Archive for Thursday, October 29, 2009

Lifestyle changes may reduce diabetes rate

October 29, 2009


— Olga Leon could be the poster child for a decade-long nationwide study on pre-diabetic patients. At 74, she pumps iron at Don Shula’s Athletic Club in Miami Lakes, Fla.

She strides the treadmill, lifts weights, does aerobics and Pilates.

She eats six eggs for breakfast — whites only, of course — and drinks a shake of cucumbers and water. Ten years ago, Leon was overweight and pre-diabetic with a system that was developing glucose intolerance. Her luckiest day, she says, was when she got into a national study, run in part by the University of Miami, to see if strict diet and exercise could keep her and more than 3,000 subjects like her from getting full diabetes.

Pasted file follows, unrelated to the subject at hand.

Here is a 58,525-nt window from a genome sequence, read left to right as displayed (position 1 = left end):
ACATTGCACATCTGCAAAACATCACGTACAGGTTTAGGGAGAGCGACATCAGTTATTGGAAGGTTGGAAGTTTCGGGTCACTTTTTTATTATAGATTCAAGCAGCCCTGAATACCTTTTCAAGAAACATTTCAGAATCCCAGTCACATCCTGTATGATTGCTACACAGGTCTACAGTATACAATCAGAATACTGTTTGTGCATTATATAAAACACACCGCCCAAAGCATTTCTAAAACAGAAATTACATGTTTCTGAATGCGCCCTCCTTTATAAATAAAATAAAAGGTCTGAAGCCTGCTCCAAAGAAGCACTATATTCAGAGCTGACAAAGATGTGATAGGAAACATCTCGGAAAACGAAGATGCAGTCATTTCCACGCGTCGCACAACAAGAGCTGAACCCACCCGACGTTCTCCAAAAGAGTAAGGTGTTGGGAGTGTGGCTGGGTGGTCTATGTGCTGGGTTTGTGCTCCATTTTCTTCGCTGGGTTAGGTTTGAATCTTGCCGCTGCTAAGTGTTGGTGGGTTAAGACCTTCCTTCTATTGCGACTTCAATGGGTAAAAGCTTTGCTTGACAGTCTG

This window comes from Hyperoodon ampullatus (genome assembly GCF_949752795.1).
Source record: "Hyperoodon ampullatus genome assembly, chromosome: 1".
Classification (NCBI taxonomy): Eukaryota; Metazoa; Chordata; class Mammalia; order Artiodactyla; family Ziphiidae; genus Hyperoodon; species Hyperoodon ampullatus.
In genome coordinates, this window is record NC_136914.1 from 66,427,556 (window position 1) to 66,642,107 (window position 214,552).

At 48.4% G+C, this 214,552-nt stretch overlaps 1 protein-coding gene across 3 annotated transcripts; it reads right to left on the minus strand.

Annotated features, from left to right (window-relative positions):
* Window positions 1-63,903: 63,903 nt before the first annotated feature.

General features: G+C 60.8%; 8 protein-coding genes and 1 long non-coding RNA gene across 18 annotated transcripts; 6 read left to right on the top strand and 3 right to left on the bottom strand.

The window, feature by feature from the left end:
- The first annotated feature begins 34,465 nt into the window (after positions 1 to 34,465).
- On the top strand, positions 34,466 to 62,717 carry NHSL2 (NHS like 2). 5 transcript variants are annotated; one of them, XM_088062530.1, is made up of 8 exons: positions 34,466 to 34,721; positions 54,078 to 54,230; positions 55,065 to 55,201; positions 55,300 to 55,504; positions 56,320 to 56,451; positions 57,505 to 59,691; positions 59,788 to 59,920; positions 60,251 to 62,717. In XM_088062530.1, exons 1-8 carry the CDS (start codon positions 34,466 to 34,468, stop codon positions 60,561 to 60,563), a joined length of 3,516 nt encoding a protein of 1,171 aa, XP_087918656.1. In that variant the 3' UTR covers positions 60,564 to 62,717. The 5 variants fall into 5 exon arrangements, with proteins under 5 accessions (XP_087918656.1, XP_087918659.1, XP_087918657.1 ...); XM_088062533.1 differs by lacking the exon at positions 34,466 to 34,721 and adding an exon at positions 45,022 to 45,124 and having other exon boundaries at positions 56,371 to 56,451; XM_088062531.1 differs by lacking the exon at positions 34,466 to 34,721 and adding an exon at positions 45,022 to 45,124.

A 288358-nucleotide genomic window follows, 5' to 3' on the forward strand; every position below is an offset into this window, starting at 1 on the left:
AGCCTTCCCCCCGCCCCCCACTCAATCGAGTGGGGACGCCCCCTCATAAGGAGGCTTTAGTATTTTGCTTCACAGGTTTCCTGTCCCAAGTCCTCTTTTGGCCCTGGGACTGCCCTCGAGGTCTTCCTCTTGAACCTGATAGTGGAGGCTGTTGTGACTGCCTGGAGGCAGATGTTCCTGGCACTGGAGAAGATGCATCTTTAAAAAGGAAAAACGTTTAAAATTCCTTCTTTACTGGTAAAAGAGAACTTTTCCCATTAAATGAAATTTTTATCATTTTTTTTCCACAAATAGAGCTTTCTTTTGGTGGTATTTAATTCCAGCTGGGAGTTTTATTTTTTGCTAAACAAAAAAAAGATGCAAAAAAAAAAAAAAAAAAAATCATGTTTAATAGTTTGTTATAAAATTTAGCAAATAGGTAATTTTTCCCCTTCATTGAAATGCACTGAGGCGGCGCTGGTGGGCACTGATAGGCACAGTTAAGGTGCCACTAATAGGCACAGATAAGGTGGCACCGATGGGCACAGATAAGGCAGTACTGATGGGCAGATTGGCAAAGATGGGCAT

It worked.

Today, Leon, weighs in at 133 pounds, 35 pounds lighter than when she started, has great cholesterol numbers and not one trace of diabetes.

The national study — which appears online today in the peer-reviewed journal, The Lancet — concluded people who stuck to the prescribed diet and exercise for 10 years cut their diabetes risk by 34 percent.


SettingTheRecordStraight 8 years, 7 months ago

Unfortunately, cradle-to-grave government health care will act as a disincentive to staying healthy. We can expect obesity rates, alcoholism, drug use and smoking rates increase after the government takes over health care.

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